Introduction by Francis Cebedo

We did a review on Pacenti TL28 wheel built up with a Chris King hubset HERE. Here is follow-on review to a rim that is wider since these days, wider IS better. It allows the tire to have a wider, more secure and stable contact patch. Pacenti knows a little bit about this new 650b wheelsize as he has been instrumental in getting it adopted. Check out what Brian has to say.

I wanted to build set of wheels for my 650B testing for a long time, but I could never make my mind up with the product selection, so I decided to go with Hadley's hubs and Pacenti's DL31 rims since I liked each of those company's engineering knowledge, expertise and designs. Hadley's hubs have a cult following, and the small company has been making excellent hubs from their California offices for many years. Pacenti whom is famous for their 650B products, have been cranking out their own innovative designs for tires and rims for just as long.

I had the Pacenti DL31 650B rims built up with the Hadley DH front and SDH rear hubs, and DT Swiss Competition 15/16 spokes, for a robust and tough All Mountain build. My good friends over at Cafe Velo in North Colorado Springs built the wheels, so thanks to the owners Chris and James, and David the builder, for the excellent creation. Cafe Velo carries Specialized and Cervelo (Road and Tri), and BMC (Road and MTB), plus they have some of the tastiest coffee and treats in town.

The Hadley hubs aren't light, and might be considered portly to a weight weenie, but they are overbuilt and well made, and the Pacenti rims are stiff and decently light for such a wide rim. I definitely built the wheels for the abuse and toughness that exist when tossed into true All Mountain environments, and the smooth as silk Hadley hubs and fat Pacenti DL31 rims make for an ideal build.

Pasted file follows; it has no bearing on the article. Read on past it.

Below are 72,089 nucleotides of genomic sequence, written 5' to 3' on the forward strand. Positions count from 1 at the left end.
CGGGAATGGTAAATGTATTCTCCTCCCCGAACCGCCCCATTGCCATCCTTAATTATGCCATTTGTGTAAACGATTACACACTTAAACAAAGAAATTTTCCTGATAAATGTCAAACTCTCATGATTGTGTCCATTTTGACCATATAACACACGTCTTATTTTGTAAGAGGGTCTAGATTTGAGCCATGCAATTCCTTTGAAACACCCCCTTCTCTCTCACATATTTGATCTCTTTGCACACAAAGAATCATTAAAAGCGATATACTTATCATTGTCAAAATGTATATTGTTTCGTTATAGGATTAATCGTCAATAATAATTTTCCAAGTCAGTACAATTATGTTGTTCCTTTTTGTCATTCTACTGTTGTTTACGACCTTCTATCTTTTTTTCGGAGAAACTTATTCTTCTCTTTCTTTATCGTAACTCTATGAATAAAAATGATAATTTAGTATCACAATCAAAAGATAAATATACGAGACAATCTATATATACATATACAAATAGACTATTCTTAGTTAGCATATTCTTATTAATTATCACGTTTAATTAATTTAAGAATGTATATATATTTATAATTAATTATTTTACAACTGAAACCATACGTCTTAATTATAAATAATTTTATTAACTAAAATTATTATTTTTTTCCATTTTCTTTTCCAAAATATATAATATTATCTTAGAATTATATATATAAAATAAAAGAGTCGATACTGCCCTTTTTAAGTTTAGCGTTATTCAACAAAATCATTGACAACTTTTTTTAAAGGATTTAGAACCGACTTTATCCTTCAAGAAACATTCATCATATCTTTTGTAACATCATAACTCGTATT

Hadley Hubs

The made in America Hadley hub shells and axles are CNC machined aluminum, and are high strength and well built, and they come in a nice array of anodized colors and axle sizes. Hadley keeps a pretty low profile, and although they don't have a website, they can be easily reached by phone at (909) 946-6780 in lovely Upland California. You can purchase their hubs from various online vendors, or you can get your LBS to order them from BTI. Hadley is a small family-owned business which has excellent customer service, and they're always willing to go the extra mile for just about anything. Hadley Racing Hubs is run by Mike Hadley, who has a racer's mentality about the hubs, so they're designed with bearings that are fast and smooth, with low rolling resistance, and although they're durable, they'll still need occasional maintenance to keep them at their best.

The Hadley DH front disc hub uses two adjustable cartridge bearings that are sealed and replaceable. The axles come in QR, 15mm and 20mm versions (all swappable), 32 and 36 hole variations, and are available in Black, Silver, Gold, Blue, Red, Gun Metal colors and retail for around $160. I tested the 32 hole front with 15mm and 20mm thru axles, which weighed approximately 208 grams.